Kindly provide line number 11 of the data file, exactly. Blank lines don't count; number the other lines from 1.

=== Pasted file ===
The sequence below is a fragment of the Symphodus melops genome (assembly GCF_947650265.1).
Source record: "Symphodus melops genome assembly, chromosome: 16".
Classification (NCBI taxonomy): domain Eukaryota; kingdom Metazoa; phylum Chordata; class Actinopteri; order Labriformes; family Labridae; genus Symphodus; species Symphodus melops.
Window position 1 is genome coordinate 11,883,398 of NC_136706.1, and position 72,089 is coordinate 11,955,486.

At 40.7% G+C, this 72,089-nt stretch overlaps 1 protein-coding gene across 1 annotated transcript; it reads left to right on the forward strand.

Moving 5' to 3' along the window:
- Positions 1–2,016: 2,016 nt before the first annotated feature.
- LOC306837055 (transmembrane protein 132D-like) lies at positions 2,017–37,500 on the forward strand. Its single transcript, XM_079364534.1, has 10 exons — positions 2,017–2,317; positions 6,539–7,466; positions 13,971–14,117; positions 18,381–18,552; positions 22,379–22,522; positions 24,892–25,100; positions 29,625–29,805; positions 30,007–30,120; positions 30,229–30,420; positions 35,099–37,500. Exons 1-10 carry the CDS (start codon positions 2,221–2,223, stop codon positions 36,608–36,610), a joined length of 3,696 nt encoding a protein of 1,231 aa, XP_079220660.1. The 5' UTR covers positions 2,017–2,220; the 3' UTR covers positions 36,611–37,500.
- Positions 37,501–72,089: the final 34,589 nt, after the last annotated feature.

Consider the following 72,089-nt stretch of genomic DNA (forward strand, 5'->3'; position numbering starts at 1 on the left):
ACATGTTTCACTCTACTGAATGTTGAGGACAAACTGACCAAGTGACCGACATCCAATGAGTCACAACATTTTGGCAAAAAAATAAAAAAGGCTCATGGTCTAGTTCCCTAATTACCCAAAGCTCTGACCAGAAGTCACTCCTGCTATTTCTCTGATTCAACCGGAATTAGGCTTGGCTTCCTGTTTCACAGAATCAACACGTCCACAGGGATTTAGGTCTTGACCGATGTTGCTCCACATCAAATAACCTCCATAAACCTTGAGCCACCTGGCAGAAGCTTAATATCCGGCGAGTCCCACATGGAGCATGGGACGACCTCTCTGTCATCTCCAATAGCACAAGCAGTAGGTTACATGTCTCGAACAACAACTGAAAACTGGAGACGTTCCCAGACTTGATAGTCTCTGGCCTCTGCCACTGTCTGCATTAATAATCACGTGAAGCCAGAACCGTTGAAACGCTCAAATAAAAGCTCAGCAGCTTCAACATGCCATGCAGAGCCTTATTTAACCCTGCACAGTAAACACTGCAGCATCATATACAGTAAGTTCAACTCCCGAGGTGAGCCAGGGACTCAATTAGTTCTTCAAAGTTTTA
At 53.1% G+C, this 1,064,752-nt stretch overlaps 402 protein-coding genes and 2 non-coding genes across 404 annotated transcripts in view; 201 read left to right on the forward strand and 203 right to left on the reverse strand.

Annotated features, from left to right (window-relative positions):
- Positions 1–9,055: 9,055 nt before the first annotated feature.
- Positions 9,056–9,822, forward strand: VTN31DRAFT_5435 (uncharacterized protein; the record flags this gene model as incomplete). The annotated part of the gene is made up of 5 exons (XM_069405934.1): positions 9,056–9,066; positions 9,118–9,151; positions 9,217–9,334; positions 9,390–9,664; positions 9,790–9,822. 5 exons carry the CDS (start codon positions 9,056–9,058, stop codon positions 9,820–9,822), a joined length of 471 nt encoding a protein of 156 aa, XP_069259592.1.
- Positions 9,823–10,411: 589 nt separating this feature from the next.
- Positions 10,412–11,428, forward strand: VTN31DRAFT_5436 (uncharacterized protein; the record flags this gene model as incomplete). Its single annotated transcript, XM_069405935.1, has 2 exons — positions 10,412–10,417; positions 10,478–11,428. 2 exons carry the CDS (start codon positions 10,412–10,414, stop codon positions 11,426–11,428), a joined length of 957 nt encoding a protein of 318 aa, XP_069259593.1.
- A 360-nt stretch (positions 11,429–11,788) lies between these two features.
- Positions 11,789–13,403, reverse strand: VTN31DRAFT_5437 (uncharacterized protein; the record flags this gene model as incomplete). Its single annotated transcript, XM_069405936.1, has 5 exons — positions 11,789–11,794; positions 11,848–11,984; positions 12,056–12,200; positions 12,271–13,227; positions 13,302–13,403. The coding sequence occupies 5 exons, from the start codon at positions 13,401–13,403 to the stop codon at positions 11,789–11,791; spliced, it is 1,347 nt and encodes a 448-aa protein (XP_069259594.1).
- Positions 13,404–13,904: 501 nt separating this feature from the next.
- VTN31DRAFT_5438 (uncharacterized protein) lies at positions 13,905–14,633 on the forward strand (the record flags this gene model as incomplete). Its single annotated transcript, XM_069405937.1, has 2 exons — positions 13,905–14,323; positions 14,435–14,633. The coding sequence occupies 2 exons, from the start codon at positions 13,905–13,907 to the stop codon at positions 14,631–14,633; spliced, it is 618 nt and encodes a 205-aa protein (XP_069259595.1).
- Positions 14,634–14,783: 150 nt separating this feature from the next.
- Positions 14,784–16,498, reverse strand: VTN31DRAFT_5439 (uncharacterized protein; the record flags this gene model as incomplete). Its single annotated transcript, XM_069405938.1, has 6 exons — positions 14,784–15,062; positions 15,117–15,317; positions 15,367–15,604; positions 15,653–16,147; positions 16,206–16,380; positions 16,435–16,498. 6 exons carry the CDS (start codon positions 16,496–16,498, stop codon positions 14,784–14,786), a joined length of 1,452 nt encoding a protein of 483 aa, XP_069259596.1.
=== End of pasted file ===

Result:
ACATGTTTCACTCTACTGAATGTTGAGGACAAACTGACCAAGTGACCGACATCCAATGAGTCACAACATTTTGGCAAAAAAATAAAAAAGGCTCATGGTCTAGTTCCCTAATTACCCAAAGCTCTGACCAGAAGTCACTCCTGCTATTTCTCTGATTCAACCGGAATTAGGCTTGGCTTCCTGTTTCACAGAATCAACACGTCCACAGGGATTTAGGTCTTGACCGATGTTGCTCCACATCAAATAACCTCCATAAACCTTGAGCCACCTGGCAGAAGCTTAATATCCGGCGAGTCCCACATGGAGCATGGGACGACCTCTCTGTCATCTCCAATAGCACAAGCAGTAGGTTACATGTCTCGAACAACAACTGAAAACTGGAGACGTTCCCAGACTTGATAGTCTCTGGCCTCTGCCACTGTCTGCATTAATAATCACGTGAAGCCAGAACCGTTGAAACGCTCAAATAAAAGCTCAGCAGCTTCAACATGCCATGCAGAGCCTTATTTAACCCTGCACAGTAAACACTGCAGCATCATATACAGTAAGTTCAACTCCCGAGGTGAGCCAGGGACTCAATTAGTTCTTCAAAGTTTTA